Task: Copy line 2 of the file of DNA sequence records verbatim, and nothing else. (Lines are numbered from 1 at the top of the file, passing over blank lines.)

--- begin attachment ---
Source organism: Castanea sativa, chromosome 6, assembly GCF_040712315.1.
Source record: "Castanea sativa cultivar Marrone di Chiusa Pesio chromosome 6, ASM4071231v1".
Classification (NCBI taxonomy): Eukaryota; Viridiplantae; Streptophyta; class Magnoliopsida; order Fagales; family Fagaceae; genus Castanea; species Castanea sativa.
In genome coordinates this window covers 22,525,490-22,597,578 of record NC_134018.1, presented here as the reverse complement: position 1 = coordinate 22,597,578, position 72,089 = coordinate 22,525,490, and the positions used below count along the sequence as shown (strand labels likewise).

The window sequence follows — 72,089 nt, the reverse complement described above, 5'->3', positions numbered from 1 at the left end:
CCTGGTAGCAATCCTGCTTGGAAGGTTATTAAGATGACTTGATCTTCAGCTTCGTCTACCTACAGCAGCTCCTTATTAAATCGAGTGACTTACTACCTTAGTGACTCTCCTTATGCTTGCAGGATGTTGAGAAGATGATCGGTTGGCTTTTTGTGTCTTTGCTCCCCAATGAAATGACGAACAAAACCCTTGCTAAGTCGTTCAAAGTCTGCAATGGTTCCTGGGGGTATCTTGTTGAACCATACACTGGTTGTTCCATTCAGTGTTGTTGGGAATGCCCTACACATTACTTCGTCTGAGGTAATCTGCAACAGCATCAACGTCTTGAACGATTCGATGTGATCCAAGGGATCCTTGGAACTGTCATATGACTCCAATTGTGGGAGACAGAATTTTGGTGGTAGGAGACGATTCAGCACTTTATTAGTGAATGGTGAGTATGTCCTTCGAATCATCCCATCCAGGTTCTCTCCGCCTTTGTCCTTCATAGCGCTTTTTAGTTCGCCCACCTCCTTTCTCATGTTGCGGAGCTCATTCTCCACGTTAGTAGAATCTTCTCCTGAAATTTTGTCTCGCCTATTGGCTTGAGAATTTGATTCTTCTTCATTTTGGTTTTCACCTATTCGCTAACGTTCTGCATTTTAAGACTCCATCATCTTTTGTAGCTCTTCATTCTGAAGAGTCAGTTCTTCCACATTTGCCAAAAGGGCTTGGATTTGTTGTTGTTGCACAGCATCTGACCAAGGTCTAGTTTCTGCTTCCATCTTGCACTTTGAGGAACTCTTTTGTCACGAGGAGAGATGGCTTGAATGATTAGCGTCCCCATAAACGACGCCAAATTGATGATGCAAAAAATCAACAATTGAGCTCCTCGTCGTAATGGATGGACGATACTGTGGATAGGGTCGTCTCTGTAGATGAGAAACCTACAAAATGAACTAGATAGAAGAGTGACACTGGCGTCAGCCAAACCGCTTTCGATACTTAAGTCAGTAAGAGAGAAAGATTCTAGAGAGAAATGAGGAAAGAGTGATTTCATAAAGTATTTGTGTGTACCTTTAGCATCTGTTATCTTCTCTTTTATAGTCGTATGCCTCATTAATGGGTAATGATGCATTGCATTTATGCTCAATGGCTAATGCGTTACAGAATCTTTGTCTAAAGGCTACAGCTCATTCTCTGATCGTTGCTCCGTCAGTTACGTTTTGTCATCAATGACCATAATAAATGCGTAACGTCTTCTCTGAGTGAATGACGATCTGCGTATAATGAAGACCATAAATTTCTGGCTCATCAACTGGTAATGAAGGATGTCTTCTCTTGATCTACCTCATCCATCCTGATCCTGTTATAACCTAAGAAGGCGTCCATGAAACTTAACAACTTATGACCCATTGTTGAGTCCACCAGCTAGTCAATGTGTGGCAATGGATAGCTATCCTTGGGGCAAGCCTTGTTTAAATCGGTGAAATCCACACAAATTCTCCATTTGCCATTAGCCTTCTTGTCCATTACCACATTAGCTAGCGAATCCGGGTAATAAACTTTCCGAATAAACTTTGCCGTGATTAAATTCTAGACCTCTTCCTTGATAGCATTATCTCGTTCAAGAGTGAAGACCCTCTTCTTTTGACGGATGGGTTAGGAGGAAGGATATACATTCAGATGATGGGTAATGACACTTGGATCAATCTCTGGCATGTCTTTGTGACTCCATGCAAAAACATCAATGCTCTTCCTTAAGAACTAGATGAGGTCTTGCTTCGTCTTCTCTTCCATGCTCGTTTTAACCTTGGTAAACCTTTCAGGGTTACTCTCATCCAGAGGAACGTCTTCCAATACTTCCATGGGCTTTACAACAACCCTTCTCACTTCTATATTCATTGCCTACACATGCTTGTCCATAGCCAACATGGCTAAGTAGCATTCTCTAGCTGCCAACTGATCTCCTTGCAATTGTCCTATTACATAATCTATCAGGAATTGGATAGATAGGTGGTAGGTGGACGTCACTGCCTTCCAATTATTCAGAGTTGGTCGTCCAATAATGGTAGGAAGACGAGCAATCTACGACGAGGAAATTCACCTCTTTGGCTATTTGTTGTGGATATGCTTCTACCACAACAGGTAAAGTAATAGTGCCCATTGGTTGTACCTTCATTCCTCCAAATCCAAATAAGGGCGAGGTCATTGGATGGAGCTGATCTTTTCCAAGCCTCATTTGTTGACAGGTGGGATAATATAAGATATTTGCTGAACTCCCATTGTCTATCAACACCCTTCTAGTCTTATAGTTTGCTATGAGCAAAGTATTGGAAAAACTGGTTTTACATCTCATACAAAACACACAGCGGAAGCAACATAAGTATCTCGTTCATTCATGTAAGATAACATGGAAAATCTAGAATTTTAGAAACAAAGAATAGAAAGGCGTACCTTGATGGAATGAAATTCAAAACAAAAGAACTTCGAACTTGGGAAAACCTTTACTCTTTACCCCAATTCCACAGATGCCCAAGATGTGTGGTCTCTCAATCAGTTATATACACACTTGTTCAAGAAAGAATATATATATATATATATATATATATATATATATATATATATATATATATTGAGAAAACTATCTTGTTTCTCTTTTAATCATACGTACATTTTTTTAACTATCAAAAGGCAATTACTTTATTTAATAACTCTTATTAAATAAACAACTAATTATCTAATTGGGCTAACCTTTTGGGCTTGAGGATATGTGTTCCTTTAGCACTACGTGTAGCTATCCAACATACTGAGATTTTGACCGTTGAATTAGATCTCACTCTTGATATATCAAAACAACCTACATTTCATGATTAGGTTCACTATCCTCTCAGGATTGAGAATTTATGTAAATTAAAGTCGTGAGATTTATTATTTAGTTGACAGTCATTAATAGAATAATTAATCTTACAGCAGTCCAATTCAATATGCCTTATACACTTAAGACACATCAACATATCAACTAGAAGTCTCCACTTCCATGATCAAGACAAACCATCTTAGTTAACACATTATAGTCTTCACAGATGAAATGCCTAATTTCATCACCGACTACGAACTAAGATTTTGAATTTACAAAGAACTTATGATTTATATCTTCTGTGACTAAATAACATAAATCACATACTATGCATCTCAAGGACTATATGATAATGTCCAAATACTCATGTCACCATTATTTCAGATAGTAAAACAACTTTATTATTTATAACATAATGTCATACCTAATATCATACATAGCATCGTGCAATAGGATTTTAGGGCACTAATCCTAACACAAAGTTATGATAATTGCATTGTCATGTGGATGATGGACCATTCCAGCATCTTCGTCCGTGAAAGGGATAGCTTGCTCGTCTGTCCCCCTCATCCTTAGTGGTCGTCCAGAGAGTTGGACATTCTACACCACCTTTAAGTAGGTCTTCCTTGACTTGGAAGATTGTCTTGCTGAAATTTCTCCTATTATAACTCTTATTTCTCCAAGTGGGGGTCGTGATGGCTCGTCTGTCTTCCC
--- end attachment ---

Source record: "Castanea sativa cultivar Marrone di Chiusa Pesio chromosome 6, ASM4071231v1".